MENU ▼
Read by QxMD icon Read
search
OPEN IN READ APP
JOURNAL ARTICLE

Shifting the Balance: Heat Stress Challenges the Symbiotic Interactions of the Asian Citrus Psyllid, Diaphorina citri (Hemiptera, Liviidae)

Fabio Cleisto Alda Dossi, Edney Pereira da Silva, Fernando Luis CĂ´nsoli
Biological Bulletin 2018, 235 (3): 195-203
30624116
Global warming may impact biodiversity by disrupting biological interactions, including long-term insect-microbe mutualistic associations. Symbiont-mediated insect tolerance to high temperatures is an ecologically important trait that significantly influences an insect's life history. Disruption of microbial symbionts that are required by insects would substantially impact their pest status. Diaphorina citri, a worldwide citrus pest, is associated with the mutualistic symbionts Candidatus Carsonella ruddii and Candidatus Profftella armatura. Wolbachia is also associated with D. citri, but its contribution to the host is unknown. Symbiont density is dependent on a range of factors, including the thermosensitivity of the host and/or symbiont to heat stress. Here, we predicted that short-term heat stress of D. citri would disrupt the host-symbiont phenological synchrony and differentially affect the growth and density of symbionts. We investigated the effects of exposing D. citri eggs to different temperatures for different periods of time on the growth dynamics of symbionts during the nymphal development of D. citri (first instar to fifth instar) by real-time polymerase chain reaction. Symbiont densities were assessed as the number of gene copies, using specific molecular markers: 16S rRNA for Carsonella and Profftella and ftsZ for Wolbachia. Statistical modeling of the copy numbers of symbionts revealed differences in their growth patterns, particularly in the early instars of heat-shocked insects. Wolbachia was the only symbiont to benefit from heat-shock treatment. Although the symbionts responded differently to heat stress, the lack of differences in symbiont densities between treated and control late nymphs suggests the existence of an adaptive genetic process to restore phenological synchrony during the development of immatures in preparation for adult life. Our findings contribute to the understanding of the potential deleterious effects of high temperatures on host-symbiont interactions. Our data also suggest that the effects of host exposure to high temperatures in symbiont growth are highly variable and dependent on the interactions among members of the community of symbionts harbored by a host. Such dependence points to unpredictable consequences for agroecosystems worldwide due to climate change-related effects on the ecological traits of symbiont-dependent insect pests.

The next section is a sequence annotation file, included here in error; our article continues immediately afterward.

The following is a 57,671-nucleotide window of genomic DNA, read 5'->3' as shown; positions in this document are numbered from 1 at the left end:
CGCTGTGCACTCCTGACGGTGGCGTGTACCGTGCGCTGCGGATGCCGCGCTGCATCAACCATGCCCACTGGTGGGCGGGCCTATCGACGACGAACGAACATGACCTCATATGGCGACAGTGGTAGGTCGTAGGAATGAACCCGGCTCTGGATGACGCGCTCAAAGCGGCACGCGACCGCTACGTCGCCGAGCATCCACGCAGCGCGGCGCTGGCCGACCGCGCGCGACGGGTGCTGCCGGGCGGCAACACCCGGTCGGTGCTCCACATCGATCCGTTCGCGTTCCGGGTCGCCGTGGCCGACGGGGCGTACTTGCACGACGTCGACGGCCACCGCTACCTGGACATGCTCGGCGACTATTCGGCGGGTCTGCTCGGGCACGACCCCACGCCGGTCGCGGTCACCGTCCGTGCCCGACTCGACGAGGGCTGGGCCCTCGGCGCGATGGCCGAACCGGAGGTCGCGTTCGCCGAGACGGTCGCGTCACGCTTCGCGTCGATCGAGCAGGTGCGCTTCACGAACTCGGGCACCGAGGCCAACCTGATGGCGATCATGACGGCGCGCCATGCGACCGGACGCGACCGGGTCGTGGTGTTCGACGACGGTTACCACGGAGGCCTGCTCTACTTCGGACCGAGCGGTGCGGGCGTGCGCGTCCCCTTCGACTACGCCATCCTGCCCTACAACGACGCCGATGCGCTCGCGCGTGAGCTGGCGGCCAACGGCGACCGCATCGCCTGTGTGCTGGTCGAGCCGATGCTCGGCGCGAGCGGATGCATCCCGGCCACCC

Comments

You need to log in or sign up for an account to be able to comment.

No comments yet, be the first to post one!

Related Papers

Available on the App Store

Available on the Play Store
Remove bar
Read by QxMD icon Read
30624116
×

Search Tips

Use Boolean operators: AND/OR

diabetic AND foot
diabetes OR diabetic

Exclude a word using the 'minus' sign

Virchow -triad

Use Parentheses

water AND (cup OR glass)

Add an asterisk (*) at end of a word to include word stems

Neuro* will search for Neurology, Neuroscientist, Neurological, and so on

Use quotes to search for an exact phrase

"primary prevention of cancer"
(heart or cardiac or cardio*) AND arrest -"American Heart Association"